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The Brazilian Wisdom of Portuguese Proverbs

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There’s something very satisfying about using a proverb that perfectly fits the situation. These gems of popular wisdom are passed from generation to generation, sometimes suffering alterations and adaptations, but always remaining witty or wise. Portuguese proverbs are no exception, carrying much meaning in a few words.

Proverbs are also a repository of local culture. Many times, a proverb only makes sense in one place or culture until explained, because it’s very closely tied to local traditions and mindsets. It’s also interesting to see how globalization, miscegenation, and cultural exchanges are reflected in proverbs.

Studying Brazilian proverbs will help you understand a bit more about the country and its people, and also increase your vocabulary. And who knows? It may even impart you with some age-old wisdom! 

In this article, we’ll dive into the curious world of Portuguese proverbs. With each proverb listed, we’ve included a literal translation, an equivalent in English (where one exists), and information about when you can use it. Hope you’re ready for a fun ride!

A Woman Stretching as She Gets Up in the Morning

Deus ajuda quem cedo madruga.
“God helps those who wake up early.”

Log in to Download Your Free Cheat Sheet - Beginner Vocabulary in Portuguese Table of Contents
  1. Proverbs About Relationships
  2. Proverbs About Work and Success
  3. Proverbs About Life and Wisdom
  4. Proverbs About Overcoming Adversities
  5. Continue Learning Portuguese with PortuguesePod101

1. Proverbs About Relationships

Relationships make life all the more precious, but they can also be quite trying. Below are a few Portuguese proverbs about family, friendship, and romance to give you some cultural perspective on the topic! 

PortugueseDiga-me com quem andas e eu te direi quem és.
Literal translation“Tell me who you walk with, and I’ll tell you who you are.”
English equivalentA man is known by the company he keeps.
Language noteThe conjugation in this proverb is in second-person singular, which is considered more formal in most of Brazil. 
This saying means that the people we surround ourselves with is a good indication of our character. Another English proverb that comes to mind is, “Birds of a feather flock together.” 

Since people with similar values and dispositions tend to spend time together, we can know a lot about a person based on his/her friends. 

PortugueseCada macaco no seu galho
Literal translation“Each monkey on its own branch”
English equivalent“Every jack to his trade”
This is a witty way to say, “Mind your own business.” It indicates that each person has their place, and shouldn’t try to meddle in other people’s affairs.

Imagine that someone is feeding you some juicy gossip about one of your friends, and asks for your opinion. You could say: Cada macaco no seu galho, eu não sei. / “Each monkey on its own branch, I don’t know.”

PortugueseAmigos, amigos, negócios à parte.
Literal translation“Friends, friends, business aside.”
English equivalent“Business is business.”
This is a warning about the dangers of mixing friendship and money matters. When it comes to business, having a friend as a coworker or business partner can cause the demise of the friendship. 

This Portuguese proverb can be used for any similar situation, whenever professional and personal lives risk getting caught up in each other. For example, if you’re considering whether or not you should lend money to a friend, someone might tell you this proverb as a word of advice.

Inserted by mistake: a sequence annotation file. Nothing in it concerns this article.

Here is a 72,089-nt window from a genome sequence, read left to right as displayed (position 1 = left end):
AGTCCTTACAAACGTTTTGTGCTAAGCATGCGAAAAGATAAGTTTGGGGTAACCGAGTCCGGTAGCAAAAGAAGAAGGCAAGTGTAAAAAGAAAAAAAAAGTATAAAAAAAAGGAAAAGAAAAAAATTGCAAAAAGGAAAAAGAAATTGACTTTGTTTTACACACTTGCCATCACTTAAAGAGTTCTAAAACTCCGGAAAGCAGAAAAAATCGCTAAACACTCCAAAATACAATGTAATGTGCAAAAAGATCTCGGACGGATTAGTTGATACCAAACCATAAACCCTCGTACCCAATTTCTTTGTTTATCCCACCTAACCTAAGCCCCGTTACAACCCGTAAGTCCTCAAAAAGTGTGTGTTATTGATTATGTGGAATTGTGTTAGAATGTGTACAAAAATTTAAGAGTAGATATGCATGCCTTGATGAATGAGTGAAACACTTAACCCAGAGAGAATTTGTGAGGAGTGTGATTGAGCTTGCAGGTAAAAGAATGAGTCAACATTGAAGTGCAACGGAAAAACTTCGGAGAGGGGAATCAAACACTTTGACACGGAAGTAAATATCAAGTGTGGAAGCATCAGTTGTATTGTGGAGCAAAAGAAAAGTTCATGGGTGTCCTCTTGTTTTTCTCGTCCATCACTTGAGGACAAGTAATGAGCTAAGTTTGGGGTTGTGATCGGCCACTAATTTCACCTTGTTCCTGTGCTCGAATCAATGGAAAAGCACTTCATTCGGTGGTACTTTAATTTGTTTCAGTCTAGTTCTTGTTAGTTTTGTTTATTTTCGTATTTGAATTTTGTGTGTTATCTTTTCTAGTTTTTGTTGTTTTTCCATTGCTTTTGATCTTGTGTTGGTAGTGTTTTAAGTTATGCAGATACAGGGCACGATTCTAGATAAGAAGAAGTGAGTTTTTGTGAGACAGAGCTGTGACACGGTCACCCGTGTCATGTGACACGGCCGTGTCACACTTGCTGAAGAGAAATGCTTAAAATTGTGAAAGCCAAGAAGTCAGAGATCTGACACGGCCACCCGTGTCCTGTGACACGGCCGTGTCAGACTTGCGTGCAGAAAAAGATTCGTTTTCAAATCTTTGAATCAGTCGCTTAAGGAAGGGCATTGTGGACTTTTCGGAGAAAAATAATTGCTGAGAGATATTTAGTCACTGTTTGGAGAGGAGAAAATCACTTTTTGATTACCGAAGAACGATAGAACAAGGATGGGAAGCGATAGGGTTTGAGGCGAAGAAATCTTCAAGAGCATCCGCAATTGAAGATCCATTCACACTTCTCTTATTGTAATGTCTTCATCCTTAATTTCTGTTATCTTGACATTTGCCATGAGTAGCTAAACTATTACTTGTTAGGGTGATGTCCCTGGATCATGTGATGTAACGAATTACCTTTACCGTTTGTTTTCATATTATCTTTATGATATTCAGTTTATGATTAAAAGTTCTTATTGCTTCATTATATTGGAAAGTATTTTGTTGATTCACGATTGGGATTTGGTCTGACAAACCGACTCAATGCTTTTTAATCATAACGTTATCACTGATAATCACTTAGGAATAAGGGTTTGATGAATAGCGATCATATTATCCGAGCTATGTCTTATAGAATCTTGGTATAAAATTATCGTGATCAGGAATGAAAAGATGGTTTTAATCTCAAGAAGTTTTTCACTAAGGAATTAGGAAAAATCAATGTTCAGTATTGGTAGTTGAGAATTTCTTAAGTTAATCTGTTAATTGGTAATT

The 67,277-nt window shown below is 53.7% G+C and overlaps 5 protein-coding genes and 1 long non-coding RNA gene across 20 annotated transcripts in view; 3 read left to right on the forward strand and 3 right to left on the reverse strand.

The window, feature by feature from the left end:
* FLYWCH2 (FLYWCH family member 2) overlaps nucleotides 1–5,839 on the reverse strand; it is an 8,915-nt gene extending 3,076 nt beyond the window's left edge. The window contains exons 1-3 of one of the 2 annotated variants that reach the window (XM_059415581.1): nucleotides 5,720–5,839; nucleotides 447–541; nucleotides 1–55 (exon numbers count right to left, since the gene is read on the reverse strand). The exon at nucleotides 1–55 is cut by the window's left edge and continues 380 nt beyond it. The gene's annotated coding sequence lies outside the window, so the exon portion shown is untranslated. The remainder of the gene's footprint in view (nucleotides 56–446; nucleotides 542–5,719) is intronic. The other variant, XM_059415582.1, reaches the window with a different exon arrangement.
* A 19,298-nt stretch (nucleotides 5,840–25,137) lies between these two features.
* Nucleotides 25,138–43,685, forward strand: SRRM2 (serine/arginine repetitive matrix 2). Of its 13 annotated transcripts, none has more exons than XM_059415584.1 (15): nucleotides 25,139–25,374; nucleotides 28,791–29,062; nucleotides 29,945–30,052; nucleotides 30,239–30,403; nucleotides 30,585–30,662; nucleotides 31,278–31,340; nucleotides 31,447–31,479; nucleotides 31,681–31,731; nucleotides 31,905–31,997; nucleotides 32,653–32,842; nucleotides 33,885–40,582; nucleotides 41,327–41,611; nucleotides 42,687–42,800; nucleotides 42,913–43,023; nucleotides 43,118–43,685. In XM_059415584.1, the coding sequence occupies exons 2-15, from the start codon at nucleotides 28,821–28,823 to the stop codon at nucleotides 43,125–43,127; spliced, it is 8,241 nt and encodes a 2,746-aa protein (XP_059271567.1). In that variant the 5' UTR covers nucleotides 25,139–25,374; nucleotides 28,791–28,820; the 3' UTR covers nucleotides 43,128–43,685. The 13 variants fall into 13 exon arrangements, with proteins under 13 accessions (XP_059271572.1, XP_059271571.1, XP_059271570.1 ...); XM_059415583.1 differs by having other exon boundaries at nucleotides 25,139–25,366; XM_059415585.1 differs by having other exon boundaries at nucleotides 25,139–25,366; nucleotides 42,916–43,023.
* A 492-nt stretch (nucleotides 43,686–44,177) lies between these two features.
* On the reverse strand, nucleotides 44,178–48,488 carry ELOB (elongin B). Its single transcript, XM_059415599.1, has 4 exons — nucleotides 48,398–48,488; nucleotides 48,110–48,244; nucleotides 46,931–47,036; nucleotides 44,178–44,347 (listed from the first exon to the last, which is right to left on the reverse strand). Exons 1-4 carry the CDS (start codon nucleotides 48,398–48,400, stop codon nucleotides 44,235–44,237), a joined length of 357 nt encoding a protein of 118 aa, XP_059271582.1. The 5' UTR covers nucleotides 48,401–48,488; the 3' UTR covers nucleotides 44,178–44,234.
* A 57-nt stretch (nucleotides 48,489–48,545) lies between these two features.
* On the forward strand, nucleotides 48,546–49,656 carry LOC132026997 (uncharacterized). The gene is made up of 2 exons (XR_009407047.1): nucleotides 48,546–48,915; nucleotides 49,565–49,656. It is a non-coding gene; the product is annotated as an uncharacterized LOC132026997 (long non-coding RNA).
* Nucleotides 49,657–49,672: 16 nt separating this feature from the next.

PortugueseRoupa suja se lava em casa. 
Literal translation“Dirty laundry is washed at home.”
English equivalent“Don’t wash your dirty linen in public.”
Exactly like its English equivalent, this proverb means that one should not discuss private or family problems in public. 

Imagine a couple is in a shopping mall, and they begin a heated argument. One of their friends approaches and says: Agora não, roupa suja se lava em casa. / “Not now, dirty laundry is washed at home.”

PortuguesePor ele eu ponho minha mão no fogo.
Literal translation“For him, I put my hand on fire.”
Language noteYou can substitute the pronoun ele (“he”) for any other personal pronoun, or even the person’s name.
To ‘put a hand on fire’ for someone means you trust them completely—so much so that you would be willing to go through the terrible pain of having your hands burned for that person. Figuratively speaking, of course.

For example, if someone you trust very much is accused of doing something bad, you could say to everyone: Eu não acredito nisso, por ele eu ponho minha mão no fogo! / “I don’t believe it, for him, I put my hand on fire!”

PortugueseO que os olhos não veem, o coração não sente.
Literal translation“What the eyes don’t see, the heart doesn’t feel.”
English equivalent“Out of sight, out of mind.”
This proverb is common in several cultures, and can be applied to many scenarios. As long as the person doesn’t know about something, it can’t hurt them. 

The most traditional use, however, is to reference romantic relationships and affairs. 


PortugueseA união faz a força.
Literal translation“Unity is strength.”
English equivalent“United we stand, divided we fall.”
We all know it: When people come together, nothing can stop them! Or at least, that’s what this proverb means. It can be used when trying to finish a group project or when you need to convince your siblings to help you clean up quicker. 

PortuguesePimenta nos olhos dos outros é refresco.
Literal translation“Pepper on others’ eyes is a refreshing drink.”
English equivalent“Everything is funny as long as it is happening to somebody else.”
Just like its English equivalent, this Portuguese proverb means that misfortunes can seem less serious—or even funny—when they’re happening to someone else.